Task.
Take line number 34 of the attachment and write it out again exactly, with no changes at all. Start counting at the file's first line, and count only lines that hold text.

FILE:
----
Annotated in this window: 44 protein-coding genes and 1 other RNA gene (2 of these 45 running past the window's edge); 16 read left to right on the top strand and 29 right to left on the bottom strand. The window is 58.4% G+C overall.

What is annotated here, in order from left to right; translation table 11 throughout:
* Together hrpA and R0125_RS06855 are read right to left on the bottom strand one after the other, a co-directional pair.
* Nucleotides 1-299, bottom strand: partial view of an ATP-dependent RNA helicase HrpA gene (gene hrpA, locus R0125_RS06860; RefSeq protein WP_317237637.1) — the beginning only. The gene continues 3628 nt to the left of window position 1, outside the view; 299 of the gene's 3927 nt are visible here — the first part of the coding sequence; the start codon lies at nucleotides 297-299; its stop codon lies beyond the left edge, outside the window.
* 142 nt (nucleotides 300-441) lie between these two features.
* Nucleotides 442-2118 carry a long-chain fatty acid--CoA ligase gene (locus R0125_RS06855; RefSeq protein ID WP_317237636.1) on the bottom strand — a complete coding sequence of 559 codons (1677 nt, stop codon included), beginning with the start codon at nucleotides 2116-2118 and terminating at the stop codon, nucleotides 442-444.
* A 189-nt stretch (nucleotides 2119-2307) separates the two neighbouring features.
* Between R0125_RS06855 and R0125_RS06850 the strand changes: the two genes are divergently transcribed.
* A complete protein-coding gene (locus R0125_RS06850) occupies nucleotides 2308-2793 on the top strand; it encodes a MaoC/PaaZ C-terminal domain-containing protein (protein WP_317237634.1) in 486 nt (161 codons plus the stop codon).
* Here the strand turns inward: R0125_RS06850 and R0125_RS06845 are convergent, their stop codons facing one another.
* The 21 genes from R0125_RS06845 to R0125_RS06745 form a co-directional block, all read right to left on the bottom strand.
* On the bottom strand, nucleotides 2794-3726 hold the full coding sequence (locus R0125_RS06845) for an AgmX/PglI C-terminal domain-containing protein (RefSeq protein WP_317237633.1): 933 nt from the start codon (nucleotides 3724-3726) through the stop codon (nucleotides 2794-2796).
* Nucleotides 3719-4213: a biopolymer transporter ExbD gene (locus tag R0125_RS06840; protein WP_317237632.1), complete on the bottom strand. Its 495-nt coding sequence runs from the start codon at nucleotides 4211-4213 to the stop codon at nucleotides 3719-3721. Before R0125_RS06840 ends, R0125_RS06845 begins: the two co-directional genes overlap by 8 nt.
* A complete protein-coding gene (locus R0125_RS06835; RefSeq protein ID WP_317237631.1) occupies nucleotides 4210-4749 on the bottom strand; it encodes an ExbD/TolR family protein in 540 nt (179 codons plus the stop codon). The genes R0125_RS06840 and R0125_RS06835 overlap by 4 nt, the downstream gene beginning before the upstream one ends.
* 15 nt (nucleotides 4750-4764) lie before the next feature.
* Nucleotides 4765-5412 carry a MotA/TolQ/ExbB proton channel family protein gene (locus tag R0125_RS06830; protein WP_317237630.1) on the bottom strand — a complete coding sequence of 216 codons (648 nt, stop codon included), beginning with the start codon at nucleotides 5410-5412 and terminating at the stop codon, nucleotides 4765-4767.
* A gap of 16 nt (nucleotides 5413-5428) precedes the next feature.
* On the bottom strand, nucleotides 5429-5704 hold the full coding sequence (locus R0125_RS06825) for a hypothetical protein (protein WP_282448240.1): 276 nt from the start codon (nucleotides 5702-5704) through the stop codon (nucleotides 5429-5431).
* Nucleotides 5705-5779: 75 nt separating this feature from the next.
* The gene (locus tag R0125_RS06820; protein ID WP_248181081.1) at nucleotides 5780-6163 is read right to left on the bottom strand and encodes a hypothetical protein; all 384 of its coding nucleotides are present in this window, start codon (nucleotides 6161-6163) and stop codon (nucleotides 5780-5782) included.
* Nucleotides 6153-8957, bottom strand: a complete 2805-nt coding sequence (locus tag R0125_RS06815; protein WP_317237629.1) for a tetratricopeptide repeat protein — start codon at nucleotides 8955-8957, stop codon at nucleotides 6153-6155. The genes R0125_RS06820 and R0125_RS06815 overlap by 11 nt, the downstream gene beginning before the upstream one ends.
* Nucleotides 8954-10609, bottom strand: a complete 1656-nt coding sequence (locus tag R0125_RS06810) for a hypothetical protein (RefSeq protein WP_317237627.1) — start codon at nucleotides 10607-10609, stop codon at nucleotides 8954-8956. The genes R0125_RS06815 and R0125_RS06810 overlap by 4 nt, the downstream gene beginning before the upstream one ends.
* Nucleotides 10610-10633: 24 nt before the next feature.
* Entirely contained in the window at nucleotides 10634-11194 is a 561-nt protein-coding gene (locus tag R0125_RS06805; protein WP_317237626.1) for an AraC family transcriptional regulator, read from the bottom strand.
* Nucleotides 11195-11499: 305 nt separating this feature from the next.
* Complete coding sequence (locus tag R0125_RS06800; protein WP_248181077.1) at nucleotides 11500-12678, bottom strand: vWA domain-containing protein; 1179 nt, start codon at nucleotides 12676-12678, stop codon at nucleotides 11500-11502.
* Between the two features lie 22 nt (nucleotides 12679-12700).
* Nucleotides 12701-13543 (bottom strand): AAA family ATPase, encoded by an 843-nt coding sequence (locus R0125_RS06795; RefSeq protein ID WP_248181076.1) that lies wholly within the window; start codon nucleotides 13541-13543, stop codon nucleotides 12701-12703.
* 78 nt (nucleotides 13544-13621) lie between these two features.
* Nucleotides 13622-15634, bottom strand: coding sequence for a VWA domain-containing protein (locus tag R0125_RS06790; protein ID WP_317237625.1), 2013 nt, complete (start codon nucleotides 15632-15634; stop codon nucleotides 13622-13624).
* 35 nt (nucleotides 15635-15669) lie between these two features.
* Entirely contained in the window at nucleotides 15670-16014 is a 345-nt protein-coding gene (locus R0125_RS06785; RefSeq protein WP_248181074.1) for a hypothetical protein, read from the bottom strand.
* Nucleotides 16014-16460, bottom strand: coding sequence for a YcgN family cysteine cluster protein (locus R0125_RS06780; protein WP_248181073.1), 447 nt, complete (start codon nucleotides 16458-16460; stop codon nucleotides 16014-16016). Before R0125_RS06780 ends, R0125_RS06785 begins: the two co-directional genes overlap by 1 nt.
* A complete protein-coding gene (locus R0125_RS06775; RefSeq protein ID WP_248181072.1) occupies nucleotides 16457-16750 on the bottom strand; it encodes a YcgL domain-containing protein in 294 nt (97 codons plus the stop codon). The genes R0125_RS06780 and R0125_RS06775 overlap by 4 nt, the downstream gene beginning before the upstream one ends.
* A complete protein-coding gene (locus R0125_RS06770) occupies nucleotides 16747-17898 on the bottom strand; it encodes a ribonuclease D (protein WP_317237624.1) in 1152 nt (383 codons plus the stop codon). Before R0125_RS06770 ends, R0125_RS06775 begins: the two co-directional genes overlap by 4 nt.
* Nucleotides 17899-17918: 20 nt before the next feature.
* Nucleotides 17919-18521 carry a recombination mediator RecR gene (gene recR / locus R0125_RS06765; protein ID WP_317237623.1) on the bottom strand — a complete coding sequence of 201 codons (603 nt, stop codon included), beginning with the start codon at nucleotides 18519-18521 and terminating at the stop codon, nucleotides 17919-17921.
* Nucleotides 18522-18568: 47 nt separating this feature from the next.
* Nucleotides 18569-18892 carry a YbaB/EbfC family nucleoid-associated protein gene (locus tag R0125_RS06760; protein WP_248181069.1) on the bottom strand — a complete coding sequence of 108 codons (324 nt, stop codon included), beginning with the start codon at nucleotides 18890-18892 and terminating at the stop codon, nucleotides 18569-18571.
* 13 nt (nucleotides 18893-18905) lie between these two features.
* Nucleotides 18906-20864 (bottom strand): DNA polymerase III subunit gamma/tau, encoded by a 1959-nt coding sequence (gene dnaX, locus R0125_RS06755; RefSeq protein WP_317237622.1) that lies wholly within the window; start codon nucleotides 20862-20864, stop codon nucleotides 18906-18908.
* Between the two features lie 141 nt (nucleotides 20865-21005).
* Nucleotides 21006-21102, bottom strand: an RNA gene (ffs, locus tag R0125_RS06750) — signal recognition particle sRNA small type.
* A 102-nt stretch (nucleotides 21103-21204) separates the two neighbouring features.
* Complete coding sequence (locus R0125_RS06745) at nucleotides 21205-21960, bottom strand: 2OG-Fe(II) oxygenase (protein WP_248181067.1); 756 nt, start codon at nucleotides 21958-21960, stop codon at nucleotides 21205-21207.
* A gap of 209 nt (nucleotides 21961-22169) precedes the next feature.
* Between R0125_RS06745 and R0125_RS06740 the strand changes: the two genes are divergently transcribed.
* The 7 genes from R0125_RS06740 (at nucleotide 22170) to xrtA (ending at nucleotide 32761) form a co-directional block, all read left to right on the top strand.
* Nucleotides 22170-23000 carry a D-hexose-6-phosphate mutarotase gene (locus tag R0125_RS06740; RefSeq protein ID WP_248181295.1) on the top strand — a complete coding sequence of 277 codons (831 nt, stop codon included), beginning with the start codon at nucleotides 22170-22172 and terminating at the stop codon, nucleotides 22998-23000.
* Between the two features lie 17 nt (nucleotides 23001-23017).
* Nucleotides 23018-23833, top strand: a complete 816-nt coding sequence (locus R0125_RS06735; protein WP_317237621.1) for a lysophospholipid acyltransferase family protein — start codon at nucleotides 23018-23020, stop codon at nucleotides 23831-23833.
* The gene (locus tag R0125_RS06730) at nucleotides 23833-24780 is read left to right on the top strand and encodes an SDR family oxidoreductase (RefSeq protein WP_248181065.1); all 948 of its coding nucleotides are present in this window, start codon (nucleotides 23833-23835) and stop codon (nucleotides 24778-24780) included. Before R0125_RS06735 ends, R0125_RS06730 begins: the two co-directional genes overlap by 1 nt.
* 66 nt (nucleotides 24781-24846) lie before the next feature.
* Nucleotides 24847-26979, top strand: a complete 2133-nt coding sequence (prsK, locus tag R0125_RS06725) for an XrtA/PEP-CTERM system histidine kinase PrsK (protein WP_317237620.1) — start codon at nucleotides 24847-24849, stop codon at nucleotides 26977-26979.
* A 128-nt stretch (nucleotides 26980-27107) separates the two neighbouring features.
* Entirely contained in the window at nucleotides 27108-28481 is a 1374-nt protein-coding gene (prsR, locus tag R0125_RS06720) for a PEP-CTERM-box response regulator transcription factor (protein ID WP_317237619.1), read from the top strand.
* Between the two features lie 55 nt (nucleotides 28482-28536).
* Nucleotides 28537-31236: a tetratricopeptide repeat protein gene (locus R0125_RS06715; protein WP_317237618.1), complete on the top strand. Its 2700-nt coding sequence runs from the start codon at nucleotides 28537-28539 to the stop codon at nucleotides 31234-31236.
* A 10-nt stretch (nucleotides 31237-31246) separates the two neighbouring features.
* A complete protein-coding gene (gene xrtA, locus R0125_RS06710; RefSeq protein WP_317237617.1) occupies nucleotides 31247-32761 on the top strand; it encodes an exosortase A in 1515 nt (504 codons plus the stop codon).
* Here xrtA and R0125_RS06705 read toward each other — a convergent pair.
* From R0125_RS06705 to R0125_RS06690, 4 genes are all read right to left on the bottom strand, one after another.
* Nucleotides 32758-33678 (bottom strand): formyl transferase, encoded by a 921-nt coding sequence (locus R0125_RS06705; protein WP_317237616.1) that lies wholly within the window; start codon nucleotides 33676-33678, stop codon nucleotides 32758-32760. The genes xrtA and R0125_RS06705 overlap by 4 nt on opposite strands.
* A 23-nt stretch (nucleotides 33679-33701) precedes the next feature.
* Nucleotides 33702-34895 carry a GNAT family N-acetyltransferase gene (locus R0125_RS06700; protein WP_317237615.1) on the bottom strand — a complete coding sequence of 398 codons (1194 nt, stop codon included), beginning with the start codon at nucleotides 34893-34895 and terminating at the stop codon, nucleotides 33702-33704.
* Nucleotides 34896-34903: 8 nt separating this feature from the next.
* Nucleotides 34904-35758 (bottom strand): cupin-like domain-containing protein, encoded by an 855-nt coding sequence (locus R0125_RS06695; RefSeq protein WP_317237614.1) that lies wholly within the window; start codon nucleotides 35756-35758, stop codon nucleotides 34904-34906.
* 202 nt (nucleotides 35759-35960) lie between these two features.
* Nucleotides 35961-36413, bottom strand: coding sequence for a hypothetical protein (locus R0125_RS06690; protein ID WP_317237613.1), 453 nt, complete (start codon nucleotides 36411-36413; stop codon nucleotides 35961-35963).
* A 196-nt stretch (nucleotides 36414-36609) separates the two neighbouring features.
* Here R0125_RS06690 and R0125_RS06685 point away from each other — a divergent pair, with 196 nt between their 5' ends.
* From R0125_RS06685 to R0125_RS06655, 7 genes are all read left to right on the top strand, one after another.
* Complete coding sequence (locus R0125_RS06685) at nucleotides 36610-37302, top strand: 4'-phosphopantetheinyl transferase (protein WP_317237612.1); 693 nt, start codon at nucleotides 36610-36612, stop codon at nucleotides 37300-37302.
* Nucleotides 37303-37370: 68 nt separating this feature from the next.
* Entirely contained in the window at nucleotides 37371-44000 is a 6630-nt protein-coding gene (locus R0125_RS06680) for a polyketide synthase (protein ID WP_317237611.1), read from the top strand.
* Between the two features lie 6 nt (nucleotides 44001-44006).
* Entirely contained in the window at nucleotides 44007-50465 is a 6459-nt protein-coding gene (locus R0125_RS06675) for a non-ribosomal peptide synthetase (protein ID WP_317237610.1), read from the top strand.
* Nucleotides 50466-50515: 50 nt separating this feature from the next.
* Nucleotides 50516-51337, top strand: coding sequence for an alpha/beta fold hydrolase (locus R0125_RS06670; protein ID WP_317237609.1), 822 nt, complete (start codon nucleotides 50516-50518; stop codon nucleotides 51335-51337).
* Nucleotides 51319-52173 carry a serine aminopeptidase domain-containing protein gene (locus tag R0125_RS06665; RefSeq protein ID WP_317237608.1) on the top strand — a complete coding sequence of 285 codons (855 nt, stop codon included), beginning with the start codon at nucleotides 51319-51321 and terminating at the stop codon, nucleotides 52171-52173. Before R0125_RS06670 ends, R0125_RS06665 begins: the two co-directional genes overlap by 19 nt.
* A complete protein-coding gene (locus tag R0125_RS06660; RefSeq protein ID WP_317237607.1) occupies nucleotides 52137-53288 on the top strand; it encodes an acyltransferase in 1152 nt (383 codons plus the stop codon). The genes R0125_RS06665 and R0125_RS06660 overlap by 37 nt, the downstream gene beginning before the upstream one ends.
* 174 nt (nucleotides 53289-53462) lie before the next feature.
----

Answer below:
* A complete protein-coding gene (locus R0125_RS06775; RefSeq protein ID WP_248181072.1) occupies nucleotides 16457-16750 on the bottom strand; it encodes a YcgL domain-containing protein in 294 nt (97 codons plus the stop codon). The genes R0125_RS06780 and R0125_RS06775 overlap by 4 nt, the downstream gene beginning before the upstream one ends.